Monday, 15 September, 2014 – CBC News Headlines:

Monday, 15 September, 2014  -( 48˚F / 9˚C –  & ‘mostly cloudy’ in Ithaca @ 8:00 am in Ithaca )-

{ We’ve been doing this because we believe the CBC may be more honest and more respectable than Media in the U.S.A., & not a lot of people in the U.S. may know that or have access to anyone who might point them toward the CBC & their web site. }

{ & again, these are not links. If you want to read these stories, listen to sound clips, or see any video -if there is any video- go to CBC dot CA/news.— & You can also find a link to the web cast of the most recent broadcast of “The National” the CBC’s ‘flagship nightly newscast’ under the “Must Watch” heading on their main page. — Thanks. ———djo——— }

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Auroroa over Evergreens

This photo was shot by Doug McLean near Saint John, N.B. last Friday.

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Lead Articles:

3 Canadian political leaders.

Leaders of the 3 biggest political parties in Canada. Left to right: Stephen Harper, Conservative – Tom Mulcair, NDP – Justin Trudeau, Liberal. Elizabeth May of the Green Party didn’t make the CBC’s cut here.

Parliament’s back, but don’t expect to see the leaders much   { “MPs are back in Ottawa today, but Canadians expecting to see the party leaders facing off every day in question period may be disappointed.” The author of the article behind the headline suggests that the leaders believe they may be winning more votes by being seen out in the ‘real world’ than by sitting in Parliament, doing the work of legislating. —djo— }

Swedish centre-left party wins election but not majority   {  }

Tensions flare at  rally for striking teachers in Vancouver   {  }

Response to ISIS must be global, says French president   {  }

Britain to ‘hunt down’ ISIS after aid worker beheaded   {  }

-New- Rob Ford tumour diagnosis: Do politicians have a right to medical privacy?   { Maybe it should be noted that I don’t think any reporter for a main stream news gathering organization in the USA would ask this question.  —djo— }

-Go Public- Clients feel duped into hiring lawyers now suspended   {” Clients of two lawyers accused of serious misconduct are outraged over being kept in the dark about their lawyers’ records, which they said derailed their cases and cost them thousands.”  —djo— }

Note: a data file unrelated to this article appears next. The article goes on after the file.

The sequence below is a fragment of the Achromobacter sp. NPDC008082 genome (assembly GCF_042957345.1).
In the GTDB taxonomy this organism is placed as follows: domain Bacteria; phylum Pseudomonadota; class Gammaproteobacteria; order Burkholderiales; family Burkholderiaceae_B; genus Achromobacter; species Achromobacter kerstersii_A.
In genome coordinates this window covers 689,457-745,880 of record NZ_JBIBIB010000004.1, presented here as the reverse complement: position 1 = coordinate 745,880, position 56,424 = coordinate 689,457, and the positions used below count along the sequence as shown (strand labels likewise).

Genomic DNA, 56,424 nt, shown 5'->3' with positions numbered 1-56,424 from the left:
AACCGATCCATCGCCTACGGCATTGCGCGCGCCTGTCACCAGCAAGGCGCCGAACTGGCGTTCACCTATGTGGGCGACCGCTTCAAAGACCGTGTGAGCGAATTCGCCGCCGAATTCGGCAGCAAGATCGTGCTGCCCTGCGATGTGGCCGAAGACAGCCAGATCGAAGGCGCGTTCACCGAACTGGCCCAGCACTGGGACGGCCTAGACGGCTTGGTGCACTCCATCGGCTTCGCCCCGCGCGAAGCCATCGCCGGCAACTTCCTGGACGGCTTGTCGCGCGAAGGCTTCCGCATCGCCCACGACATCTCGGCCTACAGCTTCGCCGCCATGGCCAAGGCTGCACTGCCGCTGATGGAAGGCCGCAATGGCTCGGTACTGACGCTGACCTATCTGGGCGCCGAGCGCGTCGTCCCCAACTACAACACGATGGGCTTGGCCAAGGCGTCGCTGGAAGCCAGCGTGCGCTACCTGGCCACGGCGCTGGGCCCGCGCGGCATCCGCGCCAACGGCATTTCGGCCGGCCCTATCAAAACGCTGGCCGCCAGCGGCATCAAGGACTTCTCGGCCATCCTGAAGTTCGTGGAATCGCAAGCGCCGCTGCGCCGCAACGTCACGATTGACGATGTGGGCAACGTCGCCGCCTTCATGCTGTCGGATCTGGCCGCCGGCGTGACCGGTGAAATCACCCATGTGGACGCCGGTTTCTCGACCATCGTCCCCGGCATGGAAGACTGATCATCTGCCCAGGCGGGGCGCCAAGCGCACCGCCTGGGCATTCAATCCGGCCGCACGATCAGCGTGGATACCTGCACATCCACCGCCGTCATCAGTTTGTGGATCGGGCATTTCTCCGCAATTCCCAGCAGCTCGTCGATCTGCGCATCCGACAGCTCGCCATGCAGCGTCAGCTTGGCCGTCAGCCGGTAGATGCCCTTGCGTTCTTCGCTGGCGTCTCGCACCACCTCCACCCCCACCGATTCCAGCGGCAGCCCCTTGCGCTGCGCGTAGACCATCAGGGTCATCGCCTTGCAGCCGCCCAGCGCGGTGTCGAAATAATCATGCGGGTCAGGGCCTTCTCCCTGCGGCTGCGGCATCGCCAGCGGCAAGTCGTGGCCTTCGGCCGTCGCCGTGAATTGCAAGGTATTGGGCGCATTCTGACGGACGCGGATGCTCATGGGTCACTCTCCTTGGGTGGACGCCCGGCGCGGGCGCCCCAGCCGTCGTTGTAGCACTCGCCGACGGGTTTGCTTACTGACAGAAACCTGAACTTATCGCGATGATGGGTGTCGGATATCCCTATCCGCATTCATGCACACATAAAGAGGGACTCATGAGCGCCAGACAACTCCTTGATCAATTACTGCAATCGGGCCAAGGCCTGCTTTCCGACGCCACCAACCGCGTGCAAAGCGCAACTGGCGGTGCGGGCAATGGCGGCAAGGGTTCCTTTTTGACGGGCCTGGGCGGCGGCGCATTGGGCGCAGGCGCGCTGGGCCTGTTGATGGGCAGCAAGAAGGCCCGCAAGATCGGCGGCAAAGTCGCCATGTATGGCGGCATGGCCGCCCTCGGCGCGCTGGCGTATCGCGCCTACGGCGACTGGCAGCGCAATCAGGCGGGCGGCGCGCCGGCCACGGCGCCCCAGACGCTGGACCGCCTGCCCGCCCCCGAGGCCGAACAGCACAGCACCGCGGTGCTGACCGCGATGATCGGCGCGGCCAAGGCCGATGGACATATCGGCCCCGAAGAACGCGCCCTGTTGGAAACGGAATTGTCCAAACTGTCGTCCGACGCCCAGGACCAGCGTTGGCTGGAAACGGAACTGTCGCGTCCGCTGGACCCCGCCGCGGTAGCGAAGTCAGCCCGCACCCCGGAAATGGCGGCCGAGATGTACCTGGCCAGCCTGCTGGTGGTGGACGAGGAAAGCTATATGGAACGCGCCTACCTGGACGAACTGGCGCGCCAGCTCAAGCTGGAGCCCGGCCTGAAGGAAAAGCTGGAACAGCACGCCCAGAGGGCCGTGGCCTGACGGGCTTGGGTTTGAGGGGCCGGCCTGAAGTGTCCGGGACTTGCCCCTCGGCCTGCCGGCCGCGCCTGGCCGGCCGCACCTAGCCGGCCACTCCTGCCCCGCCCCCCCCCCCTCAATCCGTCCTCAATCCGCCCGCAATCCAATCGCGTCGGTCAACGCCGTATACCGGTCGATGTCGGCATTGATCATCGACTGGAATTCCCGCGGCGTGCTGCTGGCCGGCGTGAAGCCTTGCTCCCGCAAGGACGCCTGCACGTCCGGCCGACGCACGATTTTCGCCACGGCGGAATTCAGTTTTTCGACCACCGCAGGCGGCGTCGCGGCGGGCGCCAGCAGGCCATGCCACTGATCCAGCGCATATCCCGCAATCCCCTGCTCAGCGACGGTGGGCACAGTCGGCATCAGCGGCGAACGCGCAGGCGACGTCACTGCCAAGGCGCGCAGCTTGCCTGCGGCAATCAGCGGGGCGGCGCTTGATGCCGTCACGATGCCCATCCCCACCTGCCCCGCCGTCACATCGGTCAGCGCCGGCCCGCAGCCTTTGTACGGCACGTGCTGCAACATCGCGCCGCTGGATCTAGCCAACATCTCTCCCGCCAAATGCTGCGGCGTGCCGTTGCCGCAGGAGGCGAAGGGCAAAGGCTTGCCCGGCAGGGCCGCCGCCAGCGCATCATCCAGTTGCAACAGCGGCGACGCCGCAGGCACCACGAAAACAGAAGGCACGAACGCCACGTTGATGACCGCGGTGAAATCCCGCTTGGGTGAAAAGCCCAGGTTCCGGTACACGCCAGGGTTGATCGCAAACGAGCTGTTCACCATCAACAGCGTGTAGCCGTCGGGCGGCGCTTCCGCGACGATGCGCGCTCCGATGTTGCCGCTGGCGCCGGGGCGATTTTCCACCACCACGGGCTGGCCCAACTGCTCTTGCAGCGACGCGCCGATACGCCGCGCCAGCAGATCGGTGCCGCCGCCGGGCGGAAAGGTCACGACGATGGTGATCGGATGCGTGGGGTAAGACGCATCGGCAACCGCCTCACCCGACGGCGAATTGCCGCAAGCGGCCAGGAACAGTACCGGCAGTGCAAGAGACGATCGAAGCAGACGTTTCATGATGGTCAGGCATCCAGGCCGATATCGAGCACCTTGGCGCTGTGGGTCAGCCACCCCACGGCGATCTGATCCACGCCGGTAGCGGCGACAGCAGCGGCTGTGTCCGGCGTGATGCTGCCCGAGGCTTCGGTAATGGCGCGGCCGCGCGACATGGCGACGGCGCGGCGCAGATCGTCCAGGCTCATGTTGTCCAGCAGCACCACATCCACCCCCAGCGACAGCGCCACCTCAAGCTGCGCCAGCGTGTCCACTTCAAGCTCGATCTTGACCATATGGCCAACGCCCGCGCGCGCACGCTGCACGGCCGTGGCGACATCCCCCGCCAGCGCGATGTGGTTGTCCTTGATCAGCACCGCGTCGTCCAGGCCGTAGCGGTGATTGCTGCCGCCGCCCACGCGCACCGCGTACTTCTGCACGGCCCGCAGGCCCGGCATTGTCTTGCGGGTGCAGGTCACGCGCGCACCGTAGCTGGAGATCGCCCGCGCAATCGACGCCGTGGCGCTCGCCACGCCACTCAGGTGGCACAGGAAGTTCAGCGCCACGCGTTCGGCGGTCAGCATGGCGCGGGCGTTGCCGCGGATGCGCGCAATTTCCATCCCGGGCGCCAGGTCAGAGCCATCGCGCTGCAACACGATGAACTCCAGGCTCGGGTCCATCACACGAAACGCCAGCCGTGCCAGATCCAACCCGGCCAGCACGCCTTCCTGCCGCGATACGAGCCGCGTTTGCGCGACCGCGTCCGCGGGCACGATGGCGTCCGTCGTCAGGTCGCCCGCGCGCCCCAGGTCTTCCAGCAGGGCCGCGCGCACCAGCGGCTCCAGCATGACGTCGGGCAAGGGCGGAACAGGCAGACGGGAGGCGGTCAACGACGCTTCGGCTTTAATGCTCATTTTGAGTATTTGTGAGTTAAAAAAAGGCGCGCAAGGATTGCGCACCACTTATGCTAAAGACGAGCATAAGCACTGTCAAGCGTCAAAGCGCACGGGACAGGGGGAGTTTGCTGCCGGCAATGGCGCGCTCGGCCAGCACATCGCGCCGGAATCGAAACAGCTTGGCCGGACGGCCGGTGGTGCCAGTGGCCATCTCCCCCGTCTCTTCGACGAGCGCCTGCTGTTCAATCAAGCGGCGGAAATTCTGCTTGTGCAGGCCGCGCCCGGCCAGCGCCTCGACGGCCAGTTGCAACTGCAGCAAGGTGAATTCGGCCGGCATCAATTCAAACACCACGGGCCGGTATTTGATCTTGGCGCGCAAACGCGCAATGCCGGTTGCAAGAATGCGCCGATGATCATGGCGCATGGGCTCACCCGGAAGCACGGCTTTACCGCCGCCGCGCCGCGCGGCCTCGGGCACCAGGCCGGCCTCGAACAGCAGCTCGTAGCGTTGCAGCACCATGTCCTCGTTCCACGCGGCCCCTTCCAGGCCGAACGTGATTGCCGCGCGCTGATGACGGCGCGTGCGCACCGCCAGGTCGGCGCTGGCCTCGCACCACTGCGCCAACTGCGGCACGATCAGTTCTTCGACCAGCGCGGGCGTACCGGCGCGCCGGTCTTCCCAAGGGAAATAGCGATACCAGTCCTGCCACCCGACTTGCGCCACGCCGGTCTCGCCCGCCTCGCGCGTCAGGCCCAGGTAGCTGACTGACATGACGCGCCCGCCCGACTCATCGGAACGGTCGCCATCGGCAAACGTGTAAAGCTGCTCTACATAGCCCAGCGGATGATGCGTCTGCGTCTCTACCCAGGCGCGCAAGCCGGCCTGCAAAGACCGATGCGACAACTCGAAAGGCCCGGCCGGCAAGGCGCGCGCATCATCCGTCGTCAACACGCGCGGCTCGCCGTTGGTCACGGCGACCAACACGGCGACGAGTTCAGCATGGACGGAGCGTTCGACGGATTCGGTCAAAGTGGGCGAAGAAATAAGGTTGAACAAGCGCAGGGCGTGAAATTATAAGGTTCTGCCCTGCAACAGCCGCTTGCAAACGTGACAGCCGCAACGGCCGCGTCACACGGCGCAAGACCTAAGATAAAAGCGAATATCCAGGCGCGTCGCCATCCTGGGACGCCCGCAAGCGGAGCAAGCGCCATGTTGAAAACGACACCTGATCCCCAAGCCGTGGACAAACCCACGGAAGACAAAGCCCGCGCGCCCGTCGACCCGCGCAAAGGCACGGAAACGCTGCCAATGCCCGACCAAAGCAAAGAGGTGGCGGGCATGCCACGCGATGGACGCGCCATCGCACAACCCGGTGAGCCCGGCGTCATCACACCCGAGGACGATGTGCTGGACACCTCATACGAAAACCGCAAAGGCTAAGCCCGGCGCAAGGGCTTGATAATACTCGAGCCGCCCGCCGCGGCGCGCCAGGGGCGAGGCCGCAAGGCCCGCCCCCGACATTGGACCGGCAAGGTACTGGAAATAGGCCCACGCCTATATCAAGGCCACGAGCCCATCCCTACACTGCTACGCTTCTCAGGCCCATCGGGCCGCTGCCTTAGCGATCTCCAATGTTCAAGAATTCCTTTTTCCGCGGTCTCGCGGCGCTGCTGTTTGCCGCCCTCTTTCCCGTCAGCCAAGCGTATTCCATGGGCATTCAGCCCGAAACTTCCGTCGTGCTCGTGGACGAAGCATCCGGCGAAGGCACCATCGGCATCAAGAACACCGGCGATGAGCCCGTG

-New- Downsizing: Losing weight is hard, but it’s the only option   { A writer in St. John’s, Newfoundland writes about his decision to ‘transform his body, and his life.’ On the page that is this article you can either listen to a segment from ‘Definitely Not The Opera’ or look at a video.  —djo— }

 

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“Offbeat”

Dutch stage tomato fight against Russian sanctions   {  }

+ 3 repeat articles from the weekend

 

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“Most Viewed”

Django Unchained atcress Daniele Watts detained by L.A. police   {  }

Liberal polling lead [is] more than a Justin Trudeau honeymoon   {  }

No arrests yet in deadly shooting near Clinton, Ont.[-ario]   { Another link to this article has the headline: ‘Why the silence?’: Few details released after rural Ont. shooting  —djo— }

Abdul Monir, 31, shot dead just months after arriving in Canada   { Abdul Monir came to Canada from Afghanistan in May, began working for a Pizza parlour two weeks ago. He was one of two people shot, the restaurant owner is still alive, in critical condition.  —djo— }

Canadian citizens charged in $68M US drug bust in Australia    {  }

Air France strike wipes out more than half its global flights today   {  }

& The Oscar Pistorius slide show -20 photos- is up for the 3rd day and “Facebook Messenger found to be tracking ‘a lot more data than you think’” is also up for the 3rd day.

 

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Other:

-New- How to select a jury for Luka Magnotta   {  }

-New- L.A. police detain black actress for ‘showing affection’ with white boyfriend   {  }

-Updated- Iran rejects call for global strategy against ISIS   {  }